Whistleblowing law was amended in June 2013 to make protection conditional on the worker holding a reasonable belief that disclosure was in the “public interest” (as a form of quid pro quo for the removal of the requirement for disclosures to be in good faith). Public interest was not defined, leading to the prospect of litigation on this point. The EAT has now ruled that a disclosure relating to a contractual dispute affecting a group of staff, and not the wider public, can satisfy the test. The EAT noted that a relatively small group may be sufficient to satisfy the public interest test: what is sufficient is necessarily fact-sensitive.

It is the worker’s reasonable belief that matters, not whether the disclosure actually does involve an issue of public interest. In this case, the disclosure of alleged manipulation of accounts affecting the bonus of 100 senior employees was protected. The fact that the employee made the disclosure primarily to advance his own interests was not fatal given that he genuinely had other interests sufficiently in mind for the public interest test to be engaged.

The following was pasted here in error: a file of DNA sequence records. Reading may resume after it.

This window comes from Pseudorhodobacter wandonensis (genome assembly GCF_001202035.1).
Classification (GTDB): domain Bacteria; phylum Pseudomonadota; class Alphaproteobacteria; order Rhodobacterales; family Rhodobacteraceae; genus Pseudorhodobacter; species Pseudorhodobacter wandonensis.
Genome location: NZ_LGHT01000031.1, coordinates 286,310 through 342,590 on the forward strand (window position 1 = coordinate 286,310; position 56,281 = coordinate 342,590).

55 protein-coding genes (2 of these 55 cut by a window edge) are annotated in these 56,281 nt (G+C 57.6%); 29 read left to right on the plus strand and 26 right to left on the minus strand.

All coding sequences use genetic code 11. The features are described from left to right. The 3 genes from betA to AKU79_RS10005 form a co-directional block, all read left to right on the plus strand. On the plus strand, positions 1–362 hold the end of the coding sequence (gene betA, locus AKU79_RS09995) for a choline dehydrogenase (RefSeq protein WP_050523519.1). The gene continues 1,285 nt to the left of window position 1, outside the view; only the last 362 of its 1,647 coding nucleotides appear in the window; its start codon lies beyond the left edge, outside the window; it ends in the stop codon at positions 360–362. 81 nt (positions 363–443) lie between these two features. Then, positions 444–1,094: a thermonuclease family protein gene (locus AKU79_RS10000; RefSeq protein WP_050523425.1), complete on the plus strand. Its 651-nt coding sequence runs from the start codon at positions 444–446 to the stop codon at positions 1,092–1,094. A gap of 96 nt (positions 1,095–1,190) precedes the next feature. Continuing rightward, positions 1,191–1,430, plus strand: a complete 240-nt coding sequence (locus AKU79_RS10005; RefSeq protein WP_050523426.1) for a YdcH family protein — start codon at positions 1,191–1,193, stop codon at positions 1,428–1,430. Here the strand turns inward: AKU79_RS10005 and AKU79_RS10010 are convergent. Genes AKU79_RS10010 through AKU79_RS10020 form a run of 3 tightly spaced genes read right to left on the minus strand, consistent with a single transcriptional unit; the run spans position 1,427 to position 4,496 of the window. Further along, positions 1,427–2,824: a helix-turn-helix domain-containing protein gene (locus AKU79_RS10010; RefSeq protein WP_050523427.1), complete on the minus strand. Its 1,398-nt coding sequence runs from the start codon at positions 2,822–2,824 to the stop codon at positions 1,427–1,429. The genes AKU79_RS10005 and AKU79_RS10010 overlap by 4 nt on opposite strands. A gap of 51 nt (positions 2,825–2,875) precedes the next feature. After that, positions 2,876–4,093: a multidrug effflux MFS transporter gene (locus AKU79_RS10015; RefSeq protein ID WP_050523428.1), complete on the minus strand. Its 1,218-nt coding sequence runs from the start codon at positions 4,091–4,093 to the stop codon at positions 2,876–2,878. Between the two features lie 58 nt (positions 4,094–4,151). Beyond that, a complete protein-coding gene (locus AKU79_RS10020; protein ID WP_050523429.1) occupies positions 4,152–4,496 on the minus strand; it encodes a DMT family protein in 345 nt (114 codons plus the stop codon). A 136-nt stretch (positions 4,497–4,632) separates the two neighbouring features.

The ruling suggests that a disclosure about a simple breach of a worker’s own contract will not be sufficient in itself, but where the worker reasonably believes that the same concern affects a group of other employees, this may be enough. This is a relatively low hurdle for employees. Employers should bear in mind that, where an employee raises a grievance about work-related matters which are not limited to that particular employee, they may be able to claim whistleblowing protection. (Chesterton Global v Nurmohamed)